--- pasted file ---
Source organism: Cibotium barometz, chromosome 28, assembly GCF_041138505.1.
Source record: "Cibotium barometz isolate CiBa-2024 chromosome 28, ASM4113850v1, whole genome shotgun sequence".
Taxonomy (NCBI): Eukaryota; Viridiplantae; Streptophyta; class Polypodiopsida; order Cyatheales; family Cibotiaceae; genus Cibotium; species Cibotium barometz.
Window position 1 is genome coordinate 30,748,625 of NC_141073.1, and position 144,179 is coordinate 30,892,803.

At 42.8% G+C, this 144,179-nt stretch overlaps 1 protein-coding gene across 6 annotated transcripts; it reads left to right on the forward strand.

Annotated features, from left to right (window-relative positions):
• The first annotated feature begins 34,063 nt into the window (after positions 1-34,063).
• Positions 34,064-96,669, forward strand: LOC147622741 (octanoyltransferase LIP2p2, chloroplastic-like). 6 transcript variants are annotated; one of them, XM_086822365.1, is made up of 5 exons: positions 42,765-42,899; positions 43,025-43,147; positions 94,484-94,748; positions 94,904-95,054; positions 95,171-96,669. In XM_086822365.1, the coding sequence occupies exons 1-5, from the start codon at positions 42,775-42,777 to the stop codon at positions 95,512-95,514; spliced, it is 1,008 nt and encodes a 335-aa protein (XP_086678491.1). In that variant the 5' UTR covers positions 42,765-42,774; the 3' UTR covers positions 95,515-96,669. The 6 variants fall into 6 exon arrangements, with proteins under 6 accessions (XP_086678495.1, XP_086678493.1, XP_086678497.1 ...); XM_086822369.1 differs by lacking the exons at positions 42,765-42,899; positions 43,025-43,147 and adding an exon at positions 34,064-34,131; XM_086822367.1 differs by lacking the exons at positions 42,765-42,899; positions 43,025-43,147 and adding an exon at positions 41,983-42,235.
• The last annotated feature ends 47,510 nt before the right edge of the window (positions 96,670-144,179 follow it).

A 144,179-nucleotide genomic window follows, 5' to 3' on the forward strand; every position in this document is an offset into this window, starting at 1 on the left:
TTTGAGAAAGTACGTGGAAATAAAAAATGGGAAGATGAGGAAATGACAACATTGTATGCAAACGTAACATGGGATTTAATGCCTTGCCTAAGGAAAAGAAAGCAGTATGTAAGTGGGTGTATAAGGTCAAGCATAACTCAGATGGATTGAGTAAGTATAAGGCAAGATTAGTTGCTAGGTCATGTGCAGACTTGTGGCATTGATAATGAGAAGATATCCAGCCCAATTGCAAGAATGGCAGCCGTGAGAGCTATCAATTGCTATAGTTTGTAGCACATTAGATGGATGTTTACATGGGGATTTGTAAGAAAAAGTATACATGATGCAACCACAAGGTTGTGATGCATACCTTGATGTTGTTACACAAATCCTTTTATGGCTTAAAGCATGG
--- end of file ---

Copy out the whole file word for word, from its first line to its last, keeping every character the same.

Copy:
Source organism: Cibotium barometz, chromosome 28, assembly GCF_041138505.1.
Source record: "Cibotium barometz isolate CiBa-2024 chromosome 28, ASM4113850v1, whole genome shotgun sequence".
Taxonomy (NCBI): Eukaryota; Viridiplantae; Streptophyta; class Polypodiopsida; order Cyatheales; family Cibotiaceae; genus Cibotium; species Cibotium barometz.
Window position 1 is genome coordinate 30,748,625 of NC_141073.1, and position 144,179 is coordinate 30,892,803.

At 42.8% G+C, this 144,179-nt stretch overlaps 1 protein-coding gene across 6 annotated transcripts; it reads left to right on the forward strand.

Annotated features, from left to right (window-relative positions):
• The first annotated feature begins 34,063 nt into the window (after positions 1-34,063).
• Positions 34,064-96,669, forward strand: LOC147622741 (octanoyltransferase LIP2p2, chloroplastic-like). 6 transcript variants are annotated; one of them, XM_086822365.1, is made up of 5 exons: positions 42,765-42,899; positions 43,025-43,147; positions 94,484-94,748; positions 94,904-95,054; positions 95,171-96,669. In XM_086822365.1, the coding sequence occupies exons 1-5, from the start codon at positions 42,775-42,777 to the stop codon at positions 95,512-95,514; spliced, it is 1,008 nt and encodes a 335-aa protein (XP_086678491.1). In that variant the 5' UTR covers positions 42,765-42,774; the 3' UTR covers positions 95,515-96,669. The 6 variants fall into 6 exon arrangements, with proteins under 6 accessions (XP_086678495.1, XP_086678493.1, XP_086678497.1 ...); XM_086822369.1 differs by lacking the exons at positions 42,765-42,899; positions 43,025-43,147 and adding an exon at positions 34,064-34,131; XM_086822367.1 differs by lacking the exons at positions 42,765-42,899; positions 43,025-43,147 and adding an exon at positions 41,983-42,235.
• The last annotated feature ends 47,510 nt before the right edge of the window (positions 96,670-144,179 follow it).

A 144,179-nucleotide genomic window follows, 5' to 3' on the forward strand; every position in this document is an offset into this window, starting at 1 on the left:
TTTGAGAAAGTACGTGGAAATAAAAAATGGGAAGATGAGGAAATGACAACATTGTATGCAAACGTAACATGGGATTTAATGCCTTGCCTAAGGAAAAGAAAGCAGTATGTAAGTGGGTGTATAAGGTCAAGCATAACTCAGATGGATTGAGTAAGTATAAGGCAAGATTAGTTGCTAGGTCATGTGCAGACTTGTGGCATTGATAATGAGAAGATATCCAGCCCAATTGCAAGAATGGCAGCCGTGAGAGCTATCAATTGCTATAGTTTGTAGCACATTAGATGGATGTTTACATGGGGATTTGTAAGAAAAAGTATACATGATGCAACCACAAGGTTGTGATGCATACCTTGATGTTGTTACACAAATCCTTTTATGGCTTAAAGCATGG